Keep your local RSPCA local

RSPCA branches cover the whole of England and Wales and are responsible for providing welfare services within their area. These would normally include:
  • Caring for and rehoming animals signed over via the RSPCA inspectors or taken in as a result of cruelty prosecutions.
  • Providing treatment, care and rehoming for injured stray or unowned animals.
  • Provision of low-cost veterinary care (or help with the cost of vet treatment) for pet owners on very low income whose pets might otherwise go without proper treatment or be put down.
  • Low-cost neutering to help prevent the birth of unwanted pets.
  • Low-cost micro-chipping to help to ensure strays can be re-united with their families.

Branches are normally run by unpaid volunteer committees elected by local RSPCA members whose job it is to decide what facilities are most needed in their area and then work to raise funds to pay for them.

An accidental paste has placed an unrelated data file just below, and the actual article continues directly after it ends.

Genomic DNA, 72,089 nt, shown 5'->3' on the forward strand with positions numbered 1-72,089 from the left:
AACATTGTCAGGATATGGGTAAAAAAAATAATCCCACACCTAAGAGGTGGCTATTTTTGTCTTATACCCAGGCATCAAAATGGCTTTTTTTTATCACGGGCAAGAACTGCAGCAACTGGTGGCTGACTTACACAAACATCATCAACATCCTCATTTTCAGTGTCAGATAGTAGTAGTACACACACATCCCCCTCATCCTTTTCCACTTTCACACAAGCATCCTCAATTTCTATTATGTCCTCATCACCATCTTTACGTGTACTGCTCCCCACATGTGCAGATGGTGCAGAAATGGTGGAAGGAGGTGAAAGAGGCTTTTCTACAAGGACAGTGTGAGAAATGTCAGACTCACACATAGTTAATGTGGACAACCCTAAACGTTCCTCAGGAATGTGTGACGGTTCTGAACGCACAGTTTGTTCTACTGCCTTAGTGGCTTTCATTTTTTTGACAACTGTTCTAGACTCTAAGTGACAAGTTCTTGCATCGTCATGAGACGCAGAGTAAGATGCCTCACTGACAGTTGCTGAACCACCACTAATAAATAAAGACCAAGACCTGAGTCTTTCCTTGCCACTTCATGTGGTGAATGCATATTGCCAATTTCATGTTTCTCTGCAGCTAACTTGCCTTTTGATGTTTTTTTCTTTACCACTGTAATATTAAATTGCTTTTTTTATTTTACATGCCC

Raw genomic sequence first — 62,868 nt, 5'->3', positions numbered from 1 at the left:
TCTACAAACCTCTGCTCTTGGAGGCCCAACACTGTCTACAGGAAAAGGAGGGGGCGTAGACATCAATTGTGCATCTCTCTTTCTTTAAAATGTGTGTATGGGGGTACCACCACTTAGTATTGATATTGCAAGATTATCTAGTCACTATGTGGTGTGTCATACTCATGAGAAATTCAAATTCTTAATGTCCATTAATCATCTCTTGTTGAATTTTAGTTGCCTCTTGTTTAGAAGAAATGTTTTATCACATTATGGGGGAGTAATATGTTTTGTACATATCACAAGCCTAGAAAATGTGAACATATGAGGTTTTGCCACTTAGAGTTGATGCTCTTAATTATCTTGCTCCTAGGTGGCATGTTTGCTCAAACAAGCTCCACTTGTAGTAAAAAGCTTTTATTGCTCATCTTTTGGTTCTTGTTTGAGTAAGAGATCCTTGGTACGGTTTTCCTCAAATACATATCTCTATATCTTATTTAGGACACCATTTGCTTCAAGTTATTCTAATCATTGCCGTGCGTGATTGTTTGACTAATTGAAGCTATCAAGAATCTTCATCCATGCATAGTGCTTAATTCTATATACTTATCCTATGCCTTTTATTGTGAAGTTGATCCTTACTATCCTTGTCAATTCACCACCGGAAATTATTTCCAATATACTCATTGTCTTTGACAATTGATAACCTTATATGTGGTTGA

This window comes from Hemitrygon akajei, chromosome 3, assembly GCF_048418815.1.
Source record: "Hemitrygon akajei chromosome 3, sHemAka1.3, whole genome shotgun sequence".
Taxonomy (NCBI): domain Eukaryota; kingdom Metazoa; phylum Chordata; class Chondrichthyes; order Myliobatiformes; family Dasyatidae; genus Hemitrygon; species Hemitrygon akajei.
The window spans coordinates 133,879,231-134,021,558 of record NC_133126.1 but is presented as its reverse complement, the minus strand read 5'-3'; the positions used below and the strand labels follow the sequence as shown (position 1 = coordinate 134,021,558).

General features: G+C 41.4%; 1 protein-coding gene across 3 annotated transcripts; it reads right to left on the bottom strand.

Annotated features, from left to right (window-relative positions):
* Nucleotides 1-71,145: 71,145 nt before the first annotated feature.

If not enough members are prepared to stand for election or vote, then control of the area returns to the National Society at Horsham and the branch is run by paid employees until a volunteer committee can be recruited again. This naturally means the loss of local knowledge of welfare needs and the mix of skills provided by a group of people based in the branch area pooling their interests.

I don't think the people who originally set up the structure of the RSPCA intended branch elections to work quite like this, but they've effectively evolved into an annual referendum on whether the branch should be run by local volunteers or by the paid staff at Horsham. If you're an RSPCA member and you don't take part in the local democracy of your branch you're voting with your feet for the Horsham option.
If you love animals and want to keep the "local" aspect of your RSPCA branch: get involved! By joining the RSPCA you'll gain the right to vote to elect the members of your local branch committee and the National Council members who govern the RSPCA. If you can spare a few hours each month to attend meetings, do consider standing for election to your local committee. You may not think you have fantastic business or admin skills, but many important committee jobs don't need a huge amount of  prior experience and training is available. The most important things are willingness to work as part of a team, love of animals and being prepared to learn.

If you might be willing to join the committee of RSPCA Cambridge, email

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